Discussion

We found vitamin D levels to be lower when HCC was concurrent with advanced cirrhosis or an advanced BCLC grade. However, we found no connection between survival and vitamin D levels. Only HCC grades and AFP levels affected survival in our cohort.

Vitamin D deficiency is common in chronic liver diseases (CLDs), and vitamin D levels are negatively associated with liver function.[9,10] In line with the above, we found that vitamin D levels were lower in cases of advanced cirrhosis per the CP score. Vitamin D deficiency has also been connected to hepatic dysfunction, and no difference in vitamin D levels has been detected according to CLD etiology. Vitamin D levels have been found to be significantly lower for higher CP grades,[6,11,12] which also matches our study’s findings. In addition, vitamin D levels have been recorded to decrease in HCC patients, and deficiency has been correlated with disease severity.[10] Our study once again yielded results that are compatible with these data.

AFP levels play a key role in HCC diagnosis and follow-up, and they are important in early detection. They are also a predictor of survival. Levels above 400 ng/dL have been found to have a negative significant impact on survival in patients treated with TACE.[13] Moreover, an increase in AFP levels is a significant predictor of survival without a cutoff.[14] We concordantly found that AFP levels above 400 ng/dL were a negative, statistically significant prognostic factor. BCLC grades have been widely used to define treatment options, and they correlate with the advance of the disease. Advanced stages relate to a more negative prognosis, a fact that our study also arrived at.[15]

In answer to our main hypothesis, we did not find an impact of vitamin D levels on HCC patients’ overall survival. In contrast to our results, a previous prospective study has shown that vitamin D levels below 10 ng/mL impact overall survival negatively in HCC patients when compared to levels between 10 and 20 ng/mL and over 20 ng/mL.[6] Also, in line with our results, another prospective study has shown that total and free vitamin D levels had no impact on overall survival, as well as, higher serum bioavailable vitamin D levels had a positive impact to the overall survival.[16] However, in our study, vitamin D levels below 10 ng/mL did not have a negative impact on overall survival when compared with levels above 10 ng/mL. Our retrospective study design may account for this difference. We recorded vitamin D levels a month before patients’ HCC diagnosis and at any point thereafter, and we had no data on vitamin D replacement status.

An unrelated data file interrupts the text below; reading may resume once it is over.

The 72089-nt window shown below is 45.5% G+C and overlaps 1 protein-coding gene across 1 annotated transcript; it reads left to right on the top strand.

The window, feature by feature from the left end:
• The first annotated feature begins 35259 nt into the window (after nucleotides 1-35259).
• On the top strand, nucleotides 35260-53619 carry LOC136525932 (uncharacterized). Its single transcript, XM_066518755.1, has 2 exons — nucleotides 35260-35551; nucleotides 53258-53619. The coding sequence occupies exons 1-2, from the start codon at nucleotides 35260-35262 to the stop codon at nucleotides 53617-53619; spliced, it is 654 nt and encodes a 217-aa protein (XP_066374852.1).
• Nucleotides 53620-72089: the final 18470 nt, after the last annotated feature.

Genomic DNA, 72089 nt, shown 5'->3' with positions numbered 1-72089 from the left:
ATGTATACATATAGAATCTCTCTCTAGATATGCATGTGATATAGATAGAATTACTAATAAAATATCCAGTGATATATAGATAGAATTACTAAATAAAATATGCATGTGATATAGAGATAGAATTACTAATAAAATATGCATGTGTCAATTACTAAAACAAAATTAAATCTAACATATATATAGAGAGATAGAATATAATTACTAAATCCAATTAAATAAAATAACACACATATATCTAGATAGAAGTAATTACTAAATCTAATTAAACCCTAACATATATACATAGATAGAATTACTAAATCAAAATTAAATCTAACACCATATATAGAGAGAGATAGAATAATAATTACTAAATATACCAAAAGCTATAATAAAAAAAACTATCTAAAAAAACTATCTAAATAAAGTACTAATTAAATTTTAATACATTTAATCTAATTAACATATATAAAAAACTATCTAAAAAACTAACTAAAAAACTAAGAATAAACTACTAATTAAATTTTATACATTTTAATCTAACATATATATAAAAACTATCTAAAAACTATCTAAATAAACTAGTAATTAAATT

Our study’s retrospective design was, in fact, its main limitation. Other limitations included the absence of data on vitamin D replacement status and repetitive data on vitamin D levels. A greater population size would have also yielded more reliable results.


Conclusion

In conclusion, our study suggests that HCC grade and AFP levels substantially affect HCC patients’ overall survival, but there appears to be no connection between vitamin D levels and overall survival. Further studies involving a larger sample size and a prospective design should shed new light on this topic.

Ethics Committee Approval: The study was approved by the local ethics committee (Approval Date: 15 July 2016, Approval Number: 09.2016.418).

Peer-review: Externally peer-reviewed.

Author Contributions: Concept – FG, AB; Design – FG, AB; Supervision – FG; Materials – AB; Data Collection and/or Processing – AB, FG; Analysis and/or Interpretation – AB, HTK, EA, FG, YOA; Literature Search – AB, HTK, FG; Writing – AB, HTK, FG; Critical Reviews – AB, HTK, EA, YOA, OO, FG.

Conflict of Interest: The authors have no conflict of interest to declare.

Financial Disclosure: The authors declared that this study has received no financial support.